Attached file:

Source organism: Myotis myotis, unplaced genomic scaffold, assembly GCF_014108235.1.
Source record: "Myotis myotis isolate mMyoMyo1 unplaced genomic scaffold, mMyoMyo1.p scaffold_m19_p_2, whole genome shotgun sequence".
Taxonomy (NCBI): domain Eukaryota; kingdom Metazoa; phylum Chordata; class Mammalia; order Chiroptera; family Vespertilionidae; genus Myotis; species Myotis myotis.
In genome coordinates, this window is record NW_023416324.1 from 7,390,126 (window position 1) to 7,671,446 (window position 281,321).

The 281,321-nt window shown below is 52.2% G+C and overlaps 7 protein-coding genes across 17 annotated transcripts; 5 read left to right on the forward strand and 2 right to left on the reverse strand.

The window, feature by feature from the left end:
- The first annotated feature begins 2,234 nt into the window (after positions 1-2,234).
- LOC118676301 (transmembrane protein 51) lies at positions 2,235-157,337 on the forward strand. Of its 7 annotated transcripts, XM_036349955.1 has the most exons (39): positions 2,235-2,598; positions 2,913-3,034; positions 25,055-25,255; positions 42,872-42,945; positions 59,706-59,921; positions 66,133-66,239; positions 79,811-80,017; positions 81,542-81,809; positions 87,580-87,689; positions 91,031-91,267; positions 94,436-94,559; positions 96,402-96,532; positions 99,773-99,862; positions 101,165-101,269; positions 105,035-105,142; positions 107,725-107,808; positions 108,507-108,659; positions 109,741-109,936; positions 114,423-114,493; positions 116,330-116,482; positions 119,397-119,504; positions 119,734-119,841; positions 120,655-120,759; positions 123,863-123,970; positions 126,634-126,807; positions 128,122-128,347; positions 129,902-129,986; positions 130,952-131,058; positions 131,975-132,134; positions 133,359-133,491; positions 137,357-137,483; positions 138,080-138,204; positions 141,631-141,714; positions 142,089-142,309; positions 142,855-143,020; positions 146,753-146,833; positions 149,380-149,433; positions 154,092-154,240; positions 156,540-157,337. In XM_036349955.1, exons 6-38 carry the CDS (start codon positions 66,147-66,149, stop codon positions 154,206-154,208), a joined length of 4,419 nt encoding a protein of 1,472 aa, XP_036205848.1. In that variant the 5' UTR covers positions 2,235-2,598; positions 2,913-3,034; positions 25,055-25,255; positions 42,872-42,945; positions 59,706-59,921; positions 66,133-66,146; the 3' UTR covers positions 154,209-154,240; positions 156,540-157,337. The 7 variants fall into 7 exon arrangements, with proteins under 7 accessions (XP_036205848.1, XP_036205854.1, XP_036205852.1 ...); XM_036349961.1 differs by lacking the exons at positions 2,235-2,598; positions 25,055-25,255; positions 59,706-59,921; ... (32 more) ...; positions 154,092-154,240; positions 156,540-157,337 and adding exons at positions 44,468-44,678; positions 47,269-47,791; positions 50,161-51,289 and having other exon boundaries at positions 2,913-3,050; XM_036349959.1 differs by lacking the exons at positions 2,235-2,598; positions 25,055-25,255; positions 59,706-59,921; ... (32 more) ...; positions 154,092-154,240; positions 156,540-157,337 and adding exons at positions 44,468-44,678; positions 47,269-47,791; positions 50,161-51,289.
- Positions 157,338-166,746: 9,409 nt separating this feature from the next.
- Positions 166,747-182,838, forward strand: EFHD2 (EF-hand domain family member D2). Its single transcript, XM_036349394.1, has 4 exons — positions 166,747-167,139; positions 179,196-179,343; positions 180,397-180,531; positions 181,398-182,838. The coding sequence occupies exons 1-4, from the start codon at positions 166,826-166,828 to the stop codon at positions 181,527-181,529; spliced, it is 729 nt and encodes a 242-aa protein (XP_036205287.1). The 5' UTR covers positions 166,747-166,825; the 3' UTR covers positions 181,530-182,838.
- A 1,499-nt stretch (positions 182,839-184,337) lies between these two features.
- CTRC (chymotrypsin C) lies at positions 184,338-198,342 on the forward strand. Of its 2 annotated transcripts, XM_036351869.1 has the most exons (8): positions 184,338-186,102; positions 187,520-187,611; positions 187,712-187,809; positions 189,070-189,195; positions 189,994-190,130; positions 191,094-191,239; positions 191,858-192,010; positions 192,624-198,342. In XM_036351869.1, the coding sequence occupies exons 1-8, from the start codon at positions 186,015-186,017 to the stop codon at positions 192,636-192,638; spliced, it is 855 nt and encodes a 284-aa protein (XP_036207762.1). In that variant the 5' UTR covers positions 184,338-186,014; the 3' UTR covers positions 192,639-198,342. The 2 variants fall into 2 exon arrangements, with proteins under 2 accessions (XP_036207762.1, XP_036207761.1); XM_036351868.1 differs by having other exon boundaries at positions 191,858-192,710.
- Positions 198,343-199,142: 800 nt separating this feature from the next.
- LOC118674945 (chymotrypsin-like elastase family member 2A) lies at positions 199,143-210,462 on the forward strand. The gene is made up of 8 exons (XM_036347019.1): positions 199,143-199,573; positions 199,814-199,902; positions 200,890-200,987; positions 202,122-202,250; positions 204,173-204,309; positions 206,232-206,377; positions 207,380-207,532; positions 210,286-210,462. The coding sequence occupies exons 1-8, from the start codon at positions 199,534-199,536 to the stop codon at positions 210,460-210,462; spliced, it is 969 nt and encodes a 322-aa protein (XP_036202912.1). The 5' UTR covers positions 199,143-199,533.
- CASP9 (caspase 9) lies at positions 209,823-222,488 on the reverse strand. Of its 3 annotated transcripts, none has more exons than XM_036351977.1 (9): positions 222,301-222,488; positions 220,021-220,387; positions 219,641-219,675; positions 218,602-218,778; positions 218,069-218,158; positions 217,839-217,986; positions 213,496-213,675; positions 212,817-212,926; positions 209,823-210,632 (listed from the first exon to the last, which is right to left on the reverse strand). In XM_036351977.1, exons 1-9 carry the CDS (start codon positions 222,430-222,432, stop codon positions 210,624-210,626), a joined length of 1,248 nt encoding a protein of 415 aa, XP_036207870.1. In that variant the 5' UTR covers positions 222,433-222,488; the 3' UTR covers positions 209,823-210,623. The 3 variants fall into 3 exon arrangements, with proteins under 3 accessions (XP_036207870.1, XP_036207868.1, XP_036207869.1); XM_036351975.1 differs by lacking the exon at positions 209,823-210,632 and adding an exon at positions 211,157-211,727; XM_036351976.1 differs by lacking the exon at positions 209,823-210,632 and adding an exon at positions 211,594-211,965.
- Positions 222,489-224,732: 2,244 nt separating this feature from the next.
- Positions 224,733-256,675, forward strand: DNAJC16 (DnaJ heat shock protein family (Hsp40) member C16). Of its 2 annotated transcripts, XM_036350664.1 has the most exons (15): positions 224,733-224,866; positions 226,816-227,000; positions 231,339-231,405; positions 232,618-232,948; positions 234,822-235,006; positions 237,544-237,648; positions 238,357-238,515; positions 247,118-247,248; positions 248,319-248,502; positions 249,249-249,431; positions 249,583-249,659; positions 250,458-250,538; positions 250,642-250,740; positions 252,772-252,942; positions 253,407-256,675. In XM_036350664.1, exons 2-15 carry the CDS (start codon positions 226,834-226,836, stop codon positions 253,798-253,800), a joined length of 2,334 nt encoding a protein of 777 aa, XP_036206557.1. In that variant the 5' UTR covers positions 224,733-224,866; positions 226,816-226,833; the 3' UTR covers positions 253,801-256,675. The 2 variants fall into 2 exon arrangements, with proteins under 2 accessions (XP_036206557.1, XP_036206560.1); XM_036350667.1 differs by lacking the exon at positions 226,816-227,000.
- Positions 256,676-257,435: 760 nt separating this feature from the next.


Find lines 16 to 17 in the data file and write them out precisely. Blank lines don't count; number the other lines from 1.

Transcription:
- Positions 222,489-224,732: 2,244 nt separating this feature from the next.
- Positions 224,733-256,675, forward strand: DNAJC16 (DnaJ heat shock protein family (Hsp40) member C16). Of its 2 annotated transcripts, XM_036350664.1 has the most exons (15): positions 224,733-224,866; positions 226,816-227,000; positions 231,339-231,405; positions 232,618-232,948; positions 234,822-235,006; positions 237,544-237,648; positions 238,357-238,515; positions 247,118-247,248; positions 248,319-248,502; positions 249,249-249,431; positions 249,583-249,659; positions 250,458-250,538; positions 250,642-250,740; positions 252,772-252,942; positions 253,407-256,675. In XM_036350664.1, exons 2-15 carry the CDS (start codon positions 226,834-226,836, stop codon positions 253,798-253,800), a joined length of 2,334 nt encoding a protein of 777 aa, XP_036206557.1. In that variant the 5' UTR covers positions 224,733-224,866; positions 226,816-226,833; the 3' UTR covers positions 253,801-256,675. The 2 variants fall into 2 exon arrangements, with proteins under 2 accessions (XP_036206557.1, XP_036206560.1); XM_036350667.1 differs by lacking the exon at positions 226,816-227,000.